In Unalaska, fish processors have joined forces with the city to create an isolation and quarantine facility, designed partly to serve the transient fishermen who pass through the town. According to the organizers, this model—a partnership between a city and a private company—might be unique in the country.
The facility is in a two-story building at the edge of town, right behind the local Safeway. It's long, and grey, and looks, from the outside, like a standard company bunkhouse.
Mike Hanson, captain of Unalaska's Fire Department, showed off a room.
"I mean it's nothing fancy that's for sure. You’ve got two single bunks, with a closet for each person. A couple chairs to sit on. And a window," said Hanson. "Oh and cable."
The facility will host three kinds of patients: those who are COVID-19-positive, those who are displaying symptoms and waiting on test results, and those who have had close contact with a COVID-19-positive-person. Each patient population will have their own entrances, and be housed separately from each other.
Hanson said that he's not familiar with any other facility quite like this. Seattle, for example, bought a motel back in March to use as a quarantine site. Anchorage has turned two arenas into an emergency homeless shelter. But Unalaska's project appears to be one of the only free quarantine and isolation facilities funded through a public-private partnership in the United States.
"I worked on the boats for 28 years. So I knew there was going to be a need for that side of it as well," said Ron Kjorsvik, director of Alaska operations at UniSea—the local fish processing plant that owns the building and offered it to the city. "If they come in, they have nowhere to go."
Kjorsvik is pointing out a serious problem for the island. Much of the local economy relies on seasonal workers who will need a place to isolate if they fall ill. Dutch Harbor is the largest seafood port, by volume, in the United States. Anywhere between five and ten thousand fishermen, processors, and seafood industry workers transit through the community. If they get sick, they're likely thousands of miles from home. Fishermen are particularly vulnerable—unlike plant workers, there are no places for them to stay on-island.
Additionally, Unalaska is nearly a thousand miles away from Anchorage and the hospitals that any sick residents are typically evacuated to. The local clinic, Iliuliuk Family and Health Services, is not equipped to handle more than a few critical care patients at a time.
UniSea joined forces with the city government to create an isolation and quarantine site for Unalaskans and seafood industry workers who need a place to go. Kjorsvik said that UniSea has its own quarantine bunks for the one-thousand employees who work at the plant.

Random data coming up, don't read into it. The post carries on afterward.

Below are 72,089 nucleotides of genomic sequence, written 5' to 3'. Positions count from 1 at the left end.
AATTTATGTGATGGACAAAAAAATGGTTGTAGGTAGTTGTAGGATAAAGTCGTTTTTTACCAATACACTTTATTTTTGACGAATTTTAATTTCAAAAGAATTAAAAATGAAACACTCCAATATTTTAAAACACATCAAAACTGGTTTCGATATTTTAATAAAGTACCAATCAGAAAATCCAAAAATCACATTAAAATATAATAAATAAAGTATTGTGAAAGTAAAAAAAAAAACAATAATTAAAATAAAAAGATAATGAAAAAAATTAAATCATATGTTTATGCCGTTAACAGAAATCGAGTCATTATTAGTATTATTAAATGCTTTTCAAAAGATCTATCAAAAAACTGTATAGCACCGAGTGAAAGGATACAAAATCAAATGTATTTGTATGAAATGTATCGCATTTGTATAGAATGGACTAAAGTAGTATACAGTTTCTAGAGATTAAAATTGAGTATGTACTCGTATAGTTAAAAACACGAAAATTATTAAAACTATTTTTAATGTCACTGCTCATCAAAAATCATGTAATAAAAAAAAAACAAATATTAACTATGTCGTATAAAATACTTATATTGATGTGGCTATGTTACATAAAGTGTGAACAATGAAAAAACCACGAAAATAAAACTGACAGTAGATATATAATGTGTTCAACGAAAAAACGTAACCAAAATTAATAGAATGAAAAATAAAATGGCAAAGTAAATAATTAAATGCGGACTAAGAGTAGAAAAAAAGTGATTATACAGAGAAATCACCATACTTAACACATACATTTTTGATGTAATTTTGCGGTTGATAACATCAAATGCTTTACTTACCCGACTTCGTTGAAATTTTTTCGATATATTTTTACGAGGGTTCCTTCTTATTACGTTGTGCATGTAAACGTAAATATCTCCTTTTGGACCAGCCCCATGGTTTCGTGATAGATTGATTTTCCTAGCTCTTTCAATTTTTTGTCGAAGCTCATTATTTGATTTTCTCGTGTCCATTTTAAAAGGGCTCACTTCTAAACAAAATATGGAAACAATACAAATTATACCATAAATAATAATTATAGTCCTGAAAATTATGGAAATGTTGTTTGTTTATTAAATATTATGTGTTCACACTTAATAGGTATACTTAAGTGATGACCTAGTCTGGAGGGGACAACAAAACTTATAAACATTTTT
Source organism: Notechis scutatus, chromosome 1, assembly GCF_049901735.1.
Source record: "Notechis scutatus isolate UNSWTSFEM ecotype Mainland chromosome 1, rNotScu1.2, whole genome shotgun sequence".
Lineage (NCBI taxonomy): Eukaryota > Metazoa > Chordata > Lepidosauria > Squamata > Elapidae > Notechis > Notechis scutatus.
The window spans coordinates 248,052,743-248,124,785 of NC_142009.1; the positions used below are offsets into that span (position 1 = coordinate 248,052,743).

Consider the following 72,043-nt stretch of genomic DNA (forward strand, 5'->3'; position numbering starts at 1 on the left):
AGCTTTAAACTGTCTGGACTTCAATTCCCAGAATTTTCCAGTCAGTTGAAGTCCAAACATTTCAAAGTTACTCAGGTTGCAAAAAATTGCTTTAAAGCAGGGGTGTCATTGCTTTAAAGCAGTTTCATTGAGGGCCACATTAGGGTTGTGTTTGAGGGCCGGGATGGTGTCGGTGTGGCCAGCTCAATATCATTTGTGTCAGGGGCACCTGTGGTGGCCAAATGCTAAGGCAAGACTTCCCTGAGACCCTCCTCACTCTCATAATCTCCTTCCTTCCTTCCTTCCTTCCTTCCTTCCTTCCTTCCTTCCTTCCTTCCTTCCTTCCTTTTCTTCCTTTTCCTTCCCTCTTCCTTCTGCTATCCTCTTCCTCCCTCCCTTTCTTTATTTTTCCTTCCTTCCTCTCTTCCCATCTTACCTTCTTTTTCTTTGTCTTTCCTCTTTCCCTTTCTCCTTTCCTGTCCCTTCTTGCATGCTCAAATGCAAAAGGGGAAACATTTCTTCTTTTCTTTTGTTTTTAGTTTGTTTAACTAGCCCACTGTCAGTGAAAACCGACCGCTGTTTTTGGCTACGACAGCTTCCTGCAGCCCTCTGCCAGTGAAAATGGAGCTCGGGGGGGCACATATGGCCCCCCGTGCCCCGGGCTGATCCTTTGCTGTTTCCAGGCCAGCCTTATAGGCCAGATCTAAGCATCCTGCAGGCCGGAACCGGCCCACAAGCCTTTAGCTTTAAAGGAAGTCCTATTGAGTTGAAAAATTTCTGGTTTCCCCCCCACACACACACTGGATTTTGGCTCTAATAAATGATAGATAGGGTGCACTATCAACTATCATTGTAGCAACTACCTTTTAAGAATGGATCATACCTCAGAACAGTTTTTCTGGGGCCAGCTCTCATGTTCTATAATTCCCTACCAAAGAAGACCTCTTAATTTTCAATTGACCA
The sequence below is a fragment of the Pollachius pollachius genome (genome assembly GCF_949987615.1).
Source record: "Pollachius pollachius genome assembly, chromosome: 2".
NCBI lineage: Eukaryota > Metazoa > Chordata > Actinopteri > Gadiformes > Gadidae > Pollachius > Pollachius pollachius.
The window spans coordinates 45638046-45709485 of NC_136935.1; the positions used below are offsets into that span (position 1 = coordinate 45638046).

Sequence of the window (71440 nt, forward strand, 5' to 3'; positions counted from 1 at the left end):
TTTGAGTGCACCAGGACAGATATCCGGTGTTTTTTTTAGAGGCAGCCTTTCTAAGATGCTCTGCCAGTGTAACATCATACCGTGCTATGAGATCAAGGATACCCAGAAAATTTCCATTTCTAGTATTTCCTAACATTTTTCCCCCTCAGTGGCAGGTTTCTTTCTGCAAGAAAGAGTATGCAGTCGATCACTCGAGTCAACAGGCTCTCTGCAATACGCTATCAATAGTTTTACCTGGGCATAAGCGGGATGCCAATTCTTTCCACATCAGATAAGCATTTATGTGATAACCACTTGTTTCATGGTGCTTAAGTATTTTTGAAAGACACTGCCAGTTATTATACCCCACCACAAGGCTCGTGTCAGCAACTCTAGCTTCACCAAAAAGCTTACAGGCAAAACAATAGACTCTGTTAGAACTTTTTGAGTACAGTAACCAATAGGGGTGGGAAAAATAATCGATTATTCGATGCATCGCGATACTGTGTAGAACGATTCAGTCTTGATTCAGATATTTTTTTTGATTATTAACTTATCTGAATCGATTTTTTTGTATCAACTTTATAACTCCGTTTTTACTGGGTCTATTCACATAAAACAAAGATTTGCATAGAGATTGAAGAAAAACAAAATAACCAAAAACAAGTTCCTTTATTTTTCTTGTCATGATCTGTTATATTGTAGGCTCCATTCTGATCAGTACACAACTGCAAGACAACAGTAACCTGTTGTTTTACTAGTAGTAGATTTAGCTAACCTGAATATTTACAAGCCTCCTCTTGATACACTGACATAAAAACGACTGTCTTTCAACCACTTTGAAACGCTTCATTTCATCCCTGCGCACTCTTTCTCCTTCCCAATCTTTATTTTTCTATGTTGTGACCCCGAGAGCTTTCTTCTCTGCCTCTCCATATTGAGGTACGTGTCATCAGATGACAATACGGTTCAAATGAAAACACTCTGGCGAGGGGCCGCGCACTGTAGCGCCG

"Ideally we won't be using this site unless it's kind of the last resort kind of thing," said Kjorsvik. "Hopefully nobody has to use this site. It's for everybody."
In the end, the fish processor fronted most of the initial costs for the facility, though it may be eligible for reimbursement. Either way, Kjorsvik said that the costs amounted to small improvements, like a heating system and a few hot water tanks. He said that the facility should be "ready to go."
Mike Hanson, the fire chief, said that the facility will be available to everyone who needs it, whether or not they work in the fishing industry.
"This building is going to be for people who cannot quarantine in their own residence," said Hanson. "[People who] don't have a residence, like people coming off boats. Or someone that has a high risk individual in their home who they dont feel comfortable quarantining with."
Each floor has communal bathrooms, separated by gender, and a laundry room. There are 35 rooms total, and 125 bunks. Hanson said that they'll try to keep residents in single rooms, and double-up as a last resort.
UniSea has led the project, but all major seafood processors are involved. UniSea, Alyeska, Westward, and Icicle Seafoods have each volunteered safety officers to check in on the residents at the site two times a day. UniSea, Alyeska, and Westward have also pledged to provide food for residents. City staff will deliver it. Anyone who stays at the site must first be referred by the clinic.
Next door, the city is also preparing another, smaller building. Hanson said it will likely be used for patients who may need access to a steady oxygen supply, but don't necessarily need to be staying in the clinic or evacuated off-island to a hospital.
According to Hanson, the only major task left is to hire someone to clean the buildings. But he said that finding someone has proved to be a tall order.
The facility is ready to start hosting patients. But so far, no one on the island has tested positive or needed to quarantine at the facility, yet.